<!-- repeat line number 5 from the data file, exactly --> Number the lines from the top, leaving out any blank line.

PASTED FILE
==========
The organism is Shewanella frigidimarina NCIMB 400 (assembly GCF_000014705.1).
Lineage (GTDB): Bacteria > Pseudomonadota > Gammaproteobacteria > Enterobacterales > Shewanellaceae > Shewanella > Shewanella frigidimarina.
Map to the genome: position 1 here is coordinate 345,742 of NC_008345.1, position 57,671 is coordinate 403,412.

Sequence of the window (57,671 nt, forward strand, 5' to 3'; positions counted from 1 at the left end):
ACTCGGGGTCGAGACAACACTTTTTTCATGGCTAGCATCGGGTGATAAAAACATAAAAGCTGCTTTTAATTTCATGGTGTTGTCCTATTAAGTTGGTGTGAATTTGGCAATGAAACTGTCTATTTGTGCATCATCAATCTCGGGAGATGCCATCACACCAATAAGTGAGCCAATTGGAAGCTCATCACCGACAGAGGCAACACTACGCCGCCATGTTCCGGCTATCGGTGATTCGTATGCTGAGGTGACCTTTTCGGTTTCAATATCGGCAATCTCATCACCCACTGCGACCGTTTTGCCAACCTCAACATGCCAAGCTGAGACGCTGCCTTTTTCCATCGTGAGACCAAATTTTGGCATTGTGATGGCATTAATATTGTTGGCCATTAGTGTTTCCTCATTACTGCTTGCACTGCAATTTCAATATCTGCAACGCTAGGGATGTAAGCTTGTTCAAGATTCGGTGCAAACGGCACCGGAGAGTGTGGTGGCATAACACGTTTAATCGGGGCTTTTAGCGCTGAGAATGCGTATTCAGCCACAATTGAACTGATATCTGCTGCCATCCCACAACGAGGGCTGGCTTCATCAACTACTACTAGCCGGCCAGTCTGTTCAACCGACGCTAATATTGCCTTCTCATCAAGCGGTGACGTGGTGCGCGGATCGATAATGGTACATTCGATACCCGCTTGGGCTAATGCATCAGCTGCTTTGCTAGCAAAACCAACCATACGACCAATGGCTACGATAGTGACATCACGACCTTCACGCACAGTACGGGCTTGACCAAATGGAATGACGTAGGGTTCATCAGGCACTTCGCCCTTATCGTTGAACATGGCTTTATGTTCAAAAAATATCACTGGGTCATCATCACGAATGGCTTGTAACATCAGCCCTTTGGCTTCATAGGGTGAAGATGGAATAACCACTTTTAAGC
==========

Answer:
ACTCGGGGTCGAGACAACACTTTTTTCATGGCTAGCATCGGGTGATAAAAACATAAAAGCTGCTTTTAATTTCATGGTGTTGTCCTATTAAGTTGGTGTGAATTTGGCAATGAAACTGTCTATTTGTGCATCATCAATCTCGGGAGATGCCATCACACCAATAAGTGAGCCAATTGGAAGCTCATCACCGACAGAGGCAACACTACGCCGCCATGTTCCGGCTATCGGTGATTCGTATGCTGAGGTGACCTTTTCGGTTTCAATATCGGCAATCTCATCACCCACTGCGACCGTTTTGCCAACCTCAACATGCCAAGCTGAGACGCTGCCTTTTTCCATCGTGAGACCAAATTTTGGCATTGTGATGGCATTAATATTGTTGGCCATTAGTGTTTCCTCATTACTGCTTGCACTGCAATTTCAATATCTGCAACGCTAGGGATGTAAGCTTGTTCAAGATTCGGTGCAAACGGCACCGGAGAGTGTGGTGGCATAACACGTTTAATCGGGGCTTTTAGCGCTGAGAATGCGTATTCAGCCACAATTGAACTGATATCTGCTGCCATCCCACAACGAGGGCTGGCTTCATCAACTACTACTAGCCGGCCAGTCTGTTCAACCGACGCTAATATTGCCTTCTCATCAAGCGGTGACGTGGTGCGCGGATCGATAATGGTACATTCGATACCCGCTTGGGCTAATGCATCAGCTGCTTTGCTAGCAAAACCAACCATACGACCAATGGCTACGATAGTGACATCACGACCTTCACGCACAGTACGGGCTTGACCAAATGGAATGACGTAGGGTTCATCAGGCACTTCGCCCTTATCGTTGAACATGGCTTTATGTTCAAAAAATATCACTGGGTCATCATCACGAATGGCTTGTAACATCAGCCCTTTGGCTTCATAGGGTGAAGATGGAATAACCACTTTTAAGC